Mississippi Officially Abolishes Slavery, Ratifies 13th Amendment

slavery

Two medical school colleagues, one an immigrant from India, the other a life-long Mississippian, joined forces to resolve a historical oversight that until this month had never officially been corrected.

The oversight was no small one either. Until February 7, 2013, the state of Mississippi had never submitted the required documentation to ratify the Thirteenth Amendment, meaning it never officially had abolished slavery.

The  amendment was adopted in December 1865 after the necessary three-fourths of the then 36 states voted in favor of ratification.  Mississippi, however, was a holdout; at the time state lawmakers were upset that they had not been compensated for the value of freed slaves.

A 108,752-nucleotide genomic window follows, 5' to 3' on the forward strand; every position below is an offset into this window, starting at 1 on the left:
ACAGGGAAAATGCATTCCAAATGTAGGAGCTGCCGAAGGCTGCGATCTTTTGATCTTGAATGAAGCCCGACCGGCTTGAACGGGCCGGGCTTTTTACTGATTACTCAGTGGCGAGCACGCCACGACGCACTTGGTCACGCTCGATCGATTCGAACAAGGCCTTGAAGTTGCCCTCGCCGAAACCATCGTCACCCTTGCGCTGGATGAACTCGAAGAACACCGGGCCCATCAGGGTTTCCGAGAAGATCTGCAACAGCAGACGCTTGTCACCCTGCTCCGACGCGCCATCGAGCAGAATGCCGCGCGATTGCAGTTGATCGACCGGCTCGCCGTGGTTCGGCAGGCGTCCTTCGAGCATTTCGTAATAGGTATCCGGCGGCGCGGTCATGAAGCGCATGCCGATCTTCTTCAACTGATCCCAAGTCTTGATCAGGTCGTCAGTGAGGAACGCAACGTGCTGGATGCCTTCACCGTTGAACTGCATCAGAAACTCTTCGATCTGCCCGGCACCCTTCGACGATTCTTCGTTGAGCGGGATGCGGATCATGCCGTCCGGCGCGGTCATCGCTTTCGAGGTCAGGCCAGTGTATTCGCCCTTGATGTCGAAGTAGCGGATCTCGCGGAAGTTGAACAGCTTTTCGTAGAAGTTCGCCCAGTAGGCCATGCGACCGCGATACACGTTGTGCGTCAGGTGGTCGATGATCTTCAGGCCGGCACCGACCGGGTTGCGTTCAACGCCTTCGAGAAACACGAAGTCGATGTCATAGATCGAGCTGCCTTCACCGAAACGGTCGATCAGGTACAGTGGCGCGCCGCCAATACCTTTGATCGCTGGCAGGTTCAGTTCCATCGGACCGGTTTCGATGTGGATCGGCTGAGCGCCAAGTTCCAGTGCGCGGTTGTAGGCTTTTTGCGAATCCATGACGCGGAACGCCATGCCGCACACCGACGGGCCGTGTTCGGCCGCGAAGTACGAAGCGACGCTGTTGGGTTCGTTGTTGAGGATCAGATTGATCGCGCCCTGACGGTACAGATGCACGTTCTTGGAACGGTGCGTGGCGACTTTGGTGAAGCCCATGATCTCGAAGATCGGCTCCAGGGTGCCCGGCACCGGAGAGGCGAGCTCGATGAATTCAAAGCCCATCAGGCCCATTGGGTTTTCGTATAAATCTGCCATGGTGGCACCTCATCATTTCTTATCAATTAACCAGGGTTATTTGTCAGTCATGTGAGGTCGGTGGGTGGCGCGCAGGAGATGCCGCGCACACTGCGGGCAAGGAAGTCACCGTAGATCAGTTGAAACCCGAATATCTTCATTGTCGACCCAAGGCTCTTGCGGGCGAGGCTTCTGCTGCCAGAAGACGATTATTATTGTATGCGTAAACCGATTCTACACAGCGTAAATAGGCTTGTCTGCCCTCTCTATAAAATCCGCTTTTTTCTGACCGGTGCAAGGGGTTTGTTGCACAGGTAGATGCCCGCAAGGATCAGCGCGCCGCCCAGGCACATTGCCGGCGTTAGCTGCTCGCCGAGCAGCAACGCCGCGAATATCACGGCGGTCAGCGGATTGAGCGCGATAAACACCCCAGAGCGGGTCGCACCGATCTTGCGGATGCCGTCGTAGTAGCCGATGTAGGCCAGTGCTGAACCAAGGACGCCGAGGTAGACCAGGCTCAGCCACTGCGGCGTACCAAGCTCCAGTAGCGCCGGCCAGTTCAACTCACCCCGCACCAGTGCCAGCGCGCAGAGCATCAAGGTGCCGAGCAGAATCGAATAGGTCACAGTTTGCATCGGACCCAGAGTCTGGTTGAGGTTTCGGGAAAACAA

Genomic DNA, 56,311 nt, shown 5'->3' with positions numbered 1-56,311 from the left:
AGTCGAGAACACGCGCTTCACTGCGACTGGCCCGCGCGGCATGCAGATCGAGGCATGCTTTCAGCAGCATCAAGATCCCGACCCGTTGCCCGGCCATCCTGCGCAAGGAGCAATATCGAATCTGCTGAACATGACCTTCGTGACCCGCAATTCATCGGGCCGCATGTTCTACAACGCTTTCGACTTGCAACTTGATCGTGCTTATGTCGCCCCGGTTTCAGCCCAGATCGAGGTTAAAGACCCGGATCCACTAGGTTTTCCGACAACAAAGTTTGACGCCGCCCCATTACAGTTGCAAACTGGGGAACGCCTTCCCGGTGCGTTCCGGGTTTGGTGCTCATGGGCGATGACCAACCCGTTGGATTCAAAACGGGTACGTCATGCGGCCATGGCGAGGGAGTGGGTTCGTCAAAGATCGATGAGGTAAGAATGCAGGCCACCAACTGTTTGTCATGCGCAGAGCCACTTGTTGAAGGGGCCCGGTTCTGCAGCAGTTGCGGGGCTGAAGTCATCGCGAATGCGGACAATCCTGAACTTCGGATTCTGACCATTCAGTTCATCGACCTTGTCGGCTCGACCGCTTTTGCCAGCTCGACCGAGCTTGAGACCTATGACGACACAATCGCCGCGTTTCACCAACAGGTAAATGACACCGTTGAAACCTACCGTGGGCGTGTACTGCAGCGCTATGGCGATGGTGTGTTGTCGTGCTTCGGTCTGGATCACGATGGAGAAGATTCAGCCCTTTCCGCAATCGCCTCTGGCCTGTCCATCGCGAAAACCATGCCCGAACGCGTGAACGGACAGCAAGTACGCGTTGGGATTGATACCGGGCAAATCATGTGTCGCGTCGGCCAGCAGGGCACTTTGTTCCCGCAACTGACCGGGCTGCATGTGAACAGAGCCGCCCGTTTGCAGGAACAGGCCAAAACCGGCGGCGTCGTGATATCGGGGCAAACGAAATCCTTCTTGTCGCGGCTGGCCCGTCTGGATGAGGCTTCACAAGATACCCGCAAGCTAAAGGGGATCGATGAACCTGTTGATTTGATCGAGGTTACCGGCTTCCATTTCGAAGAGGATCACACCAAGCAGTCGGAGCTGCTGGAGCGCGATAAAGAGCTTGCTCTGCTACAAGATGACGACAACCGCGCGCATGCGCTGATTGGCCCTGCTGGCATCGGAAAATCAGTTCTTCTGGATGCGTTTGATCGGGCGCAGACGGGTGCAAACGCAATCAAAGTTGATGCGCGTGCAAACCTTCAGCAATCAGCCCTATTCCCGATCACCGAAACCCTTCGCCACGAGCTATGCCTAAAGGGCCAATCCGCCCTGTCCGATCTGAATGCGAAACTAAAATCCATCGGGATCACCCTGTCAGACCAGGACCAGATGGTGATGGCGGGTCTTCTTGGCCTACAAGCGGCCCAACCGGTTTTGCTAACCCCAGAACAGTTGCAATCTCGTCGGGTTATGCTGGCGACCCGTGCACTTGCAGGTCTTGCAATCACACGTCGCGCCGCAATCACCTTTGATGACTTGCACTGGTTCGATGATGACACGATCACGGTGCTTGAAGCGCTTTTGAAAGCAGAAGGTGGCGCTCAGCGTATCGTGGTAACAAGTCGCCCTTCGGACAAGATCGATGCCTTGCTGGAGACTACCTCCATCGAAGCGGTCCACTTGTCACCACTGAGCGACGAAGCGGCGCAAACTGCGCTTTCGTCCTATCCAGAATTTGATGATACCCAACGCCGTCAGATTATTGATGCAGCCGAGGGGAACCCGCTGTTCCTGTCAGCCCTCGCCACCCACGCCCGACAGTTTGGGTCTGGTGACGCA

Dr. Ranjan Batra, professor of Neurobiology and Anatomical sciences at the University of Mississippi Medical Center, said he was inspired to investigate the history of the Thirteenth Amendment in his state after a viewing of the film “Lincoln.”

“At the end of the story there was an open question about how the ratification process proceeded,” he said.  “Living in the South as I do, I found that a pretty big open question.”

So  Batra proceeded to do some investigating of his own, noticing on the website usconstitution.net, that there was an asterisk next to the state of Mississippi in connection with the ratification of the Thirteenth Amendment.

“Mississippi ratified the amendment in 1995, but because the state never officially notified the US Archivist, the ratification is not official,” reads the statement on the website.  Batra felt compelled to act to rectify the clerical oversight.

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